While everyone is talking about the work/life balance, one man has gone out and actually created a business designed to offer its workers just that.
The Robert Walters Employee Insights Survey showed that the majority of sick days that are claimed by workers aren’t actually because they’re sick. 47 percent call in sick to look after a family member or friend, 33 percent said they called in sick to attend to personal errands, and 28 percent said they needed a mental health day. Reading these figures, it’s not surprising that so many people are talking about the important of work/life balance and flexibility in the workplace.
Not so happy camper
When Peter Cleary found himself going to work every day not feeling inspired by the environment and wondering how it was impacting on his life, he decided it was time to change. “I was working in a large, multi-billion dollar company with offices all over Australia and Asia-Pacific, and it was a pretty good place,” says Cleary. “The individuals were great, but there was just no life. I could have come in and be missing an arm and someone would say ‘oh, you’ve done something to your hair’. It was a very sterile, corporate environment.”
Despite earning good money and having the responsibility of managing a large team, Cleary was finding that he was disappointed with the environment around him, and as a consequence, not enjoying coming to work. “I really didn’t have much control over things even though I was general manger of that division. With 2,500 employees you can’t really impact the culture,” Cleary explains.
After deciding it was time to go, Cleary experimented with different careers before coming back to where he’d originated, promotions. “It had never been something that I’d wanted to do, so I thought I’d look at other things. Then I had about a dozen guys from where I’d left call and say that they wanted to know what I was up to. I also had some clients call and say that they couldn’t do anything morally or legally for a period of time but they would be happy to chat after then,” Cleary explains.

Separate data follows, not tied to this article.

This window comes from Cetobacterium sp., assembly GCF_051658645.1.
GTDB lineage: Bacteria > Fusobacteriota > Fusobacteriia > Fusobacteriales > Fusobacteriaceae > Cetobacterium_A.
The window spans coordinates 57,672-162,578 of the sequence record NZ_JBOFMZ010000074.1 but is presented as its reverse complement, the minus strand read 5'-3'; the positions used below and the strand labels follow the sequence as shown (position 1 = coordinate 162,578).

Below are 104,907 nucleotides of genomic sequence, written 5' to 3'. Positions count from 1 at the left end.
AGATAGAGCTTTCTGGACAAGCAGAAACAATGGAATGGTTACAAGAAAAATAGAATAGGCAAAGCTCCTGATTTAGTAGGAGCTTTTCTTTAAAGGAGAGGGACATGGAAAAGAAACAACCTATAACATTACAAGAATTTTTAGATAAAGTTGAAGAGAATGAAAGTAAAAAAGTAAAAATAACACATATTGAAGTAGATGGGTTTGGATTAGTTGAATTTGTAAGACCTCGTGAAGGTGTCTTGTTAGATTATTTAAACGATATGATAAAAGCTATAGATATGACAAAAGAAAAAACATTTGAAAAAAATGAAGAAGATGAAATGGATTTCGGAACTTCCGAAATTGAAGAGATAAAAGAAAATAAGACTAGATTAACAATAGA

He began to work on a business plan for his own promotions company but decided early on that the most important thing to focus on was work culture. He says: “Where I had previously worked was a good company, but there were still politics and games and people building fiefdoms, so that was one of the things we wanted to make sure we weren’t replicating here.”
Eliminating rules and strict work hours was one of the first things to go at Zinc, the newly created brand promotion company, when it started in 2005. “We do have to put something in our employment contracts, but we have pretty flexible work hours so we don’t have sick days, per se. If someone needs time off, they take time off, we don’t have doctor’s certificates or reasons,” Cleary explains, acknowledging that it must come with trust. “You don’t do it arbitrarily, of course, you need to talk to your team and say hey, I need two days off here. We also don’t have titles, or offices, everyone’s in an open plan. We don’t have a dress code. If I have to explain to someone what to wear and to dress appropriately, I’ve probably hired the wrong person. It’s very much common sense, basically.”
Finding the cream of the crop